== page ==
“Manatees feed on smooth cordgrass and other emergent vegetation abundant in our fresh and brackish water marshes,” George said. “When manatees arrive in Georgia, they have essentially unlimited food.”

Boaters can reduce their risk to manatees by respecting low-speed and no-wake zones, especially around docks where large mammals eat algae growing on structures. George also advised sticking to the deepest channels when navigating tidal rivers and streams. The manatees “are often right at the edge of the marsh,” he said, feeding on Spartina alterniflora, or salt marsh cordgrass.

Boaters and others are also encouraged to report any dead manatees and sea turtles they see.

MNR monitors sea turtle and manatee mortality through the Sea Turtle and Marine Mammal Stranding and Rescue Networks. Information gathered, including from autopsies to assess cause of death, provides the primary clue to threats to these animals in Georgia’s coastal waters.

Report stranded sea turtles in Georgia by calling DNR at 800-2-SAVE-ME (800-272-8363). Stranding updates are available at seaturtle.org/strand/summary (choose Georgia in “Select a Program”).

Manatees sometimes gather in groups to socialize. Large mating “herds” can exceed 20 individuals.

Boaters can help protect manatees by:

♦ Look for manatees before starting your boat’s engine.

♦ Use caution when navigating in shallow water and along marsh. Manatees cannot dive far from boats in these areas.

♦ Heed “slow speed”, “no wake” and manatee warning signs, especially around docks.

♦ Wear polarized sunglasses to reduce glare and make it easier to spot manatees below the surface.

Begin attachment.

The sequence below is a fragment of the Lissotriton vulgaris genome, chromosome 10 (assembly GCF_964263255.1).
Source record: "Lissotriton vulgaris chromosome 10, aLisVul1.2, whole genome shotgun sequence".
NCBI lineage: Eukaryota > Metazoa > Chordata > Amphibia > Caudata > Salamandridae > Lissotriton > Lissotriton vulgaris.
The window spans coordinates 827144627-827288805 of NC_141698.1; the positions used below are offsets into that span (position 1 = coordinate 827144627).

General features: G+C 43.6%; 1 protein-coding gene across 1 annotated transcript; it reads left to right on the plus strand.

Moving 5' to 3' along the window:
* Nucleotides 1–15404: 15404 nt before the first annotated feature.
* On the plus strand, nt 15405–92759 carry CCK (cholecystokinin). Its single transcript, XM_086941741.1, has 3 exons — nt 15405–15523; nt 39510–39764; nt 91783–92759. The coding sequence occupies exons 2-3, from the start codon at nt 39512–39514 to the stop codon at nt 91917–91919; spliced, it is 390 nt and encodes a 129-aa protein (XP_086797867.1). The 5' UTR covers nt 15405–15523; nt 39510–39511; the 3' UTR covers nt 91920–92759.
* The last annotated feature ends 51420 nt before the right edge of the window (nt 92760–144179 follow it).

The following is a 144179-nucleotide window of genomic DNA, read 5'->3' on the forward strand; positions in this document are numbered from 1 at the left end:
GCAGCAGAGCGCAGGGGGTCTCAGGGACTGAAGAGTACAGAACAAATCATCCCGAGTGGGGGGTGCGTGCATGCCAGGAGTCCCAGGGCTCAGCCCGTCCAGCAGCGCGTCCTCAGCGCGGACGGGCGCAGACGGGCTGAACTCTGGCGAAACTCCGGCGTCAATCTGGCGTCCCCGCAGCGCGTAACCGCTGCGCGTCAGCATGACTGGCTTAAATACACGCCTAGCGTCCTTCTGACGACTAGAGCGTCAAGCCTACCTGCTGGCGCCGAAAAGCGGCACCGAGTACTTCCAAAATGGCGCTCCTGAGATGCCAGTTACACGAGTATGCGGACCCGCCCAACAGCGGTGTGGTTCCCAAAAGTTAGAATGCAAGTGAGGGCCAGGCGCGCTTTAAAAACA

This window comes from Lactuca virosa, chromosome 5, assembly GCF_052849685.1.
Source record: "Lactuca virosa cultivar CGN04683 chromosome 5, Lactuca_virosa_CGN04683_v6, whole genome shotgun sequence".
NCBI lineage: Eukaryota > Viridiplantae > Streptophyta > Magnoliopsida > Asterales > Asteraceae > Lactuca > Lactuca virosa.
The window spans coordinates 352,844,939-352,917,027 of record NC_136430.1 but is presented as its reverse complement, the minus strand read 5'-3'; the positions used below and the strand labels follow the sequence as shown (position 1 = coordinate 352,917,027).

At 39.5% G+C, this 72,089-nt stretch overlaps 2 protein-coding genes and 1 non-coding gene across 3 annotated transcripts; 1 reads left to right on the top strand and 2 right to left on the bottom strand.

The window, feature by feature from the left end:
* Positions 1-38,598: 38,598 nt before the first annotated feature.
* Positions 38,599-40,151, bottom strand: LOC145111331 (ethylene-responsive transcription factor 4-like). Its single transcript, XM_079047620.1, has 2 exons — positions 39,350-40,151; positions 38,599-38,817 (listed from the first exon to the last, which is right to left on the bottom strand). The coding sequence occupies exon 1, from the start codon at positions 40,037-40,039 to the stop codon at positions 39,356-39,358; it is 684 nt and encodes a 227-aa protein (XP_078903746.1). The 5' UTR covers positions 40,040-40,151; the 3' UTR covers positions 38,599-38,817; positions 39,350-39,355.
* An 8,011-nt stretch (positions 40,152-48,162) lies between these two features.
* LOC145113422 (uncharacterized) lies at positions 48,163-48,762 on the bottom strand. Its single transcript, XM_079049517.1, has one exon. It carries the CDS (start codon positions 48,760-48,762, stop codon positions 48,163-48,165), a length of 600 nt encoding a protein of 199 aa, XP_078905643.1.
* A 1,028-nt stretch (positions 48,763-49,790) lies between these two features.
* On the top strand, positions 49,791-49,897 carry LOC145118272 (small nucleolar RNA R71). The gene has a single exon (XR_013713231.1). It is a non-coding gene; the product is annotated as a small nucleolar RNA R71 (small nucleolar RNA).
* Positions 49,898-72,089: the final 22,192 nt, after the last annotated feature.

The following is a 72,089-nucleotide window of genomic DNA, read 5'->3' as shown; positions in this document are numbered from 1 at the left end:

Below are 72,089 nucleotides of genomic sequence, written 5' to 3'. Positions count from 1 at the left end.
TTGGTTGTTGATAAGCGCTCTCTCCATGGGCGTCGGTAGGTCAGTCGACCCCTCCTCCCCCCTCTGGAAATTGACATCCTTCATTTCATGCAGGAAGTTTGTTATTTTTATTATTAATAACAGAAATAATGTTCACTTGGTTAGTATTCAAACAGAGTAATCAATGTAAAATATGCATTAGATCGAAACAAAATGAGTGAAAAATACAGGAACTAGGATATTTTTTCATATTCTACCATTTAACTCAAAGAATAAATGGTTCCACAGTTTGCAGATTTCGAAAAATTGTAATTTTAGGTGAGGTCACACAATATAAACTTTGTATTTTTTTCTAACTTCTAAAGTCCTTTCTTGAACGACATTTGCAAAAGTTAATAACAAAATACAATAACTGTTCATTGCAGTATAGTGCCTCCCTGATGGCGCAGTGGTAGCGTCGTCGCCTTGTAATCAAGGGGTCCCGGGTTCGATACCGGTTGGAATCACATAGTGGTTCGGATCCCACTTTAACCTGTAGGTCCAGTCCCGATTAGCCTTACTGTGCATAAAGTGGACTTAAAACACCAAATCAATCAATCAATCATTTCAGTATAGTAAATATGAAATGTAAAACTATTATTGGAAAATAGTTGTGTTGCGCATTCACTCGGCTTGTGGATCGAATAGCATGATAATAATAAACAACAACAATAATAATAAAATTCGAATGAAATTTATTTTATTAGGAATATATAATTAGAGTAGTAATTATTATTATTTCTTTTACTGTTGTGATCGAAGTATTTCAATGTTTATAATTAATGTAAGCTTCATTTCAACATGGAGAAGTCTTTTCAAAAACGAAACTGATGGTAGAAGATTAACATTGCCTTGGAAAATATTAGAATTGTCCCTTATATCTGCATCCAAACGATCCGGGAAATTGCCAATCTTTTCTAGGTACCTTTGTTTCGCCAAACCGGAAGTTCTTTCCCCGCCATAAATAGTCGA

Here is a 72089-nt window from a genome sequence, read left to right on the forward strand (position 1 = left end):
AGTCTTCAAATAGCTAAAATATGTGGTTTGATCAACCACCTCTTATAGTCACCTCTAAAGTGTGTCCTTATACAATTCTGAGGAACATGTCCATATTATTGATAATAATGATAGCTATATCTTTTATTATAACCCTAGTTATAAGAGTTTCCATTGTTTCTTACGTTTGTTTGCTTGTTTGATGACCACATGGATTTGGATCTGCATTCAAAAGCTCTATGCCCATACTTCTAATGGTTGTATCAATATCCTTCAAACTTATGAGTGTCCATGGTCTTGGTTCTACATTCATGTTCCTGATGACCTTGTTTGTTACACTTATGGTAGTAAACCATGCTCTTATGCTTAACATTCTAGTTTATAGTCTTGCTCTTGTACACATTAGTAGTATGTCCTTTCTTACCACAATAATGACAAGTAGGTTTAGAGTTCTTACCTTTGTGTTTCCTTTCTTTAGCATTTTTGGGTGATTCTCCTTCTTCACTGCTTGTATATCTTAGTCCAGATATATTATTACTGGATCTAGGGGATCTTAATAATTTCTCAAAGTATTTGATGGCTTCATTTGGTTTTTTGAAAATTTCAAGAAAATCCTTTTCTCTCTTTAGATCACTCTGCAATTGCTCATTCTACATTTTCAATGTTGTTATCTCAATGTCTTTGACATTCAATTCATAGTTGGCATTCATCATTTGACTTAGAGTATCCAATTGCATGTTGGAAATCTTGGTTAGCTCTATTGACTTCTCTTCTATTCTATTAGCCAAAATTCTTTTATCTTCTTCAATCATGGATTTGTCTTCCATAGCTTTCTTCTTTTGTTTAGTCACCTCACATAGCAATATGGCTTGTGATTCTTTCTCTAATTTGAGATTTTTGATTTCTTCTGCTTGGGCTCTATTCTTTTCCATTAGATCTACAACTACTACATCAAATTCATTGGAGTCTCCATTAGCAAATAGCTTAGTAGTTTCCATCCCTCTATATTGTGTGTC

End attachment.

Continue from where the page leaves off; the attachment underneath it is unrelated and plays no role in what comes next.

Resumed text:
♦ Watch for trails of large whirlpools in the water called footprints that can be caused by manatees diving away from the boat.

♦ Never feed manatees or give them fresh water. This could teach animals to approach docks, putting them at greater risk of collision with a boat.

♦ Never chase, harass or play with manatees. This can be harmful to manatees and is illegal.

From sea turtles to bald eagles, MNR’s Wildlife Conservation Section works to conserve Georgia’s rare species and other wildlife not legally fished or hunted, as well as rare plants and natural habitats. The agency depends primarily on fundraising, grants and contributions. This makes public support essential.

Georgians can help by supporting the state’s Nongame Wildlife Conservation Fund. Here’s how:

♦ Buy a DNR eagle or monarch butterfly license plate, or renew one of the old plate designs, including the hummingbird. Most royalties are dedicated to wildlife. Upgrade to a wild label for just $25 more than a standard plate. Details at georgiawildlife.com/licenseplates.

♦ Donate at gooutdoorsgeorgia.com. Click on “Licenses and Permits” and log in to donate. There’s even an option to round up for wildlife.

♦ Contribute to the Georgia Wildlife Conservation Fund when filing state income taxes, line 30 on Form 500 or line 10 on Form 500EZ. Giving is easy and every donation helps.